Word for Wednesday

In the fourteenth day of the first month at even is the Lord’s passover. Leviticus 23:5

Perhaps no feast or holy day of the Jews is better known to Christians than the Passover, or Pesach, as the Jews refer to it. Most of us know where the term comes from, and the story behind the Passover. In perhaps the greatest miracle of national delivery of all time, God inflicted the plague of the death of the firstborn on Egypt, setting the Israelites free to go to their promised land. Unlike the nine earlier plagues that had no impact on the Children of Israel, the tenth plague required an act on their part to protect themselves from it. This act of applying the blood of a properly prepared and slain lamb to the doorpost and lintel is to be commemorated forever by the Israelites in a feast called Passover. There is no requirement for the Christian to participate in this feast. But we don’t become a Christian unless we participate in what this feast speaks of.

The passover is a picture of redemption. The slain paschal lamb pictures for us the Lord Jesus in His offering of Himself to redeem us from the slavery of sin and self. The application of His blood is not only our protection from the wrath of God but is also our ticket for the homeward journey to Heaven. Just as the Passover was a one-time, one-evening event for the Israelite, so our salvation is a one-time event that needs never be repeated. But it ought to always be remembered every day, even every hour, since it occurred. And on each Lord’s Day morning, the united hearts of the Lord’s people express our appreciation for the Lamb of God. The Lord’s Supper is a remembrance not only of the crucifixion, death, and resurrection of our Saviour, but is also the remembrance of our own salvation, when we first entered into the blessing of our Passover Lamb.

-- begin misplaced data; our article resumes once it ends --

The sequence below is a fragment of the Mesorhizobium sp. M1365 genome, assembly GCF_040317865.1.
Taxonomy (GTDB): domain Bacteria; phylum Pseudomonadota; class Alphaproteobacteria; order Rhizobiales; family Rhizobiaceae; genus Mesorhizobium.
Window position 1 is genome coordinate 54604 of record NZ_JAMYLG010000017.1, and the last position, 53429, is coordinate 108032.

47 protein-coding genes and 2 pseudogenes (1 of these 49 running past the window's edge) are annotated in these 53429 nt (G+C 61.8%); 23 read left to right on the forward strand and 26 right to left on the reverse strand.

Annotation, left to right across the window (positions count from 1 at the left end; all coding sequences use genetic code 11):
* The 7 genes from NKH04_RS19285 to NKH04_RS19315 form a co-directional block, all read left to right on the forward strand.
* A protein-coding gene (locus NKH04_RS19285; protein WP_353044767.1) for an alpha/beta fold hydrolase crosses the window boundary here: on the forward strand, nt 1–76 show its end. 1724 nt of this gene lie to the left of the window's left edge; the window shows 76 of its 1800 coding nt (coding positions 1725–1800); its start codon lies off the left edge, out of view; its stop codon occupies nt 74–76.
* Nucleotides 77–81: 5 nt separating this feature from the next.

Note that the Passover was the very first of the seven feasts of Jehovah. Another feast, lasting an entire week, began the following day, but nothing preceded the passover. Without the Passover, none of the other feasts mattered. There would be nothing to celebrate unless the Passover occurred. And so it is with us. The first and most important date on our calendar is the date of our salvation. Other great events followed, but they have meaning only in the context of our salvation.

Thank You, Lord, for saving my soul. Thank You, Lord, for making me whole. Thank You, Lord, for giving to me Thy great salvation so rich and free. – Jim MacIntosh

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